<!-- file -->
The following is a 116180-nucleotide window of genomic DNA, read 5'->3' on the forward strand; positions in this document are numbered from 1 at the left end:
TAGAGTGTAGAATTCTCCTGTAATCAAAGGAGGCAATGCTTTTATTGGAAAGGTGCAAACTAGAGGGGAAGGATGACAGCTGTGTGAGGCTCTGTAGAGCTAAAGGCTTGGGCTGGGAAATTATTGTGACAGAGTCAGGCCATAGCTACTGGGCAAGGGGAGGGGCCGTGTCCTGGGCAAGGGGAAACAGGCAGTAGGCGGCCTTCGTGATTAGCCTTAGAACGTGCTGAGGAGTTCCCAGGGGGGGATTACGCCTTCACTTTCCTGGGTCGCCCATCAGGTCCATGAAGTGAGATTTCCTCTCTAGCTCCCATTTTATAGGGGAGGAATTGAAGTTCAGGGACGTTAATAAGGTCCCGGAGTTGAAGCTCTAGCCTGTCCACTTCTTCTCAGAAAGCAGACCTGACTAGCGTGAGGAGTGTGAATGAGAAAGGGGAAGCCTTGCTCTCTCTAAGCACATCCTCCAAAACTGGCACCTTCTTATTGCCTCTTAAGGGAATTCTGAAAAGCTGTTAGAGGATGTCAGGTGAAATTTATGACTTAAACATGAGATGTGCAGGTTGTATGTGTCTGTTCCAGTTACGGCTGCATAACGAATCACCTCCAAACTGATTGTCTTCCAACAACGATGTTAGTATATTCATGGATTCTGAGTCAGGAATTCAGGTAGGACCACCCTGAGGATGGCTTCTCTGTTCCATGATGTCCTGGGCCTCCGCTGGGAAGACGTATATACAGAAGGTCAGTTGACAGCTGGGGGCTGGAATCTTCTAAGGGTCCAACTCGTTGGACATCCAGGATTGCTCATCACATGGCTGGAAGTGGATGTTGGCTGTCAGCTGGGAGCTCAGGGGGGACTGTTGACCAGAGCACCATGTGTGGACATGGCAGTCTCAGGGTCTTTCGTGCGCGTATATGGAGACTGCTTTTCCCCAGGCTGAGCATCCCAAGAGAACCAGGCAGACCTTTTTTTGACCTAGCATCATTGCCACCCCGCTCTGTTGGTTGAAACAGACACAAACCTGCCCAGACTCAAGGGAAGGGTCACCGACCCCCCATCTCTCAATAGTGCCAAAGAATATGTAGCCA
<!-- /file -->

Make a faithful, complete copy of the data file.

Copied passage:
The following is a 116180-nucleotide window of genomic DNA, read 5'->3' on the forward strand; positions in this document are numbered from 1 at the left end:
TAGAGTGTAGAATTCTCCTGTAATCAAAGGAGGCAATGCTTTTATTGGAAAGGTGCAAACTAGAGGGGAAGGATGACAGCTGTGTGAGGCTCTGTAGAGCTAAAGGCTTGGGCTGGGAAATTATTGTGACAGAGTCAGGCCATAGCTACTGGGCAAGGGGAGGGGCCGTGTCCTGGGCAAGGGGAAACAGGCAGTAGGCGGCCTTCGTGATTAGCCTTAGAACGTGCTGAGGAGTTCCCAGGGGGGGATTACGCCTTCACTTTCCTGGGTCGCCCATCAGGTCCATGAAGTGAGATTTCCTCTCTAGCTCCCATTTTATAGGGGAGGAATTGAAGTTCAGGGACGTTAATAAGGTCCCGGAGTTGAAGCTCTAGCCTGTCCACTTCTTCTCAGAAAGCAGACCTGACTAGCGTGAGGAGTGTGAATGAGAAAGGGGAAGCCTTGCTCTCTCTAAGCACATCCTCCAAAACTGGCACCTTCTTATTGCCTCTTAAGGGAATTCTGAAAAGCTGTTAGAGGATGTCAGGTGAAATTTATGACTTAAACATGAGATGTGCAGGTTGTATGTGTCTGTTCCAGTTACGGCTGCATAACGAATCACCTCCAAACTGATTGTCTTCCAACAACGATGTTAGTATATTCATGGATTCTGAGTCAGGAATTCAGGTAGGACCACCCTGAGGATGGCTTCTCTGTTCCATGATGTCCTGGGCCTCCGCTGGGAAGACGTATATACAGAAGGTCAGTTGACAGCTGGGGGCTGGAATCTTCTAAGGGTCCAACTCGTTGGACATCCAGGATTGCTCATCACATGGCTGGAAGTGGATGTTGGCTGTCAGCTGGGAGCTCAGGGGGGACTGTTGACCAGAGCACCATGTGTGGACATGGCAGTCTCAGGGTCTTTCGTGCGCGTATATGGAGACTGCTTTTCCCCAGGCTGAGCATCCCAAGAGAACCAGGCAGACCTTTTTTTGACCTAGCATCATTGCCACCCCGCTCTGTTGGTTGAAACAGACACAAACCTGCCCAGACTCAAGGGAAGGGTCACCGACCCCCCATCTCTCAATAGTGCCAAAGAATATGTAGCCA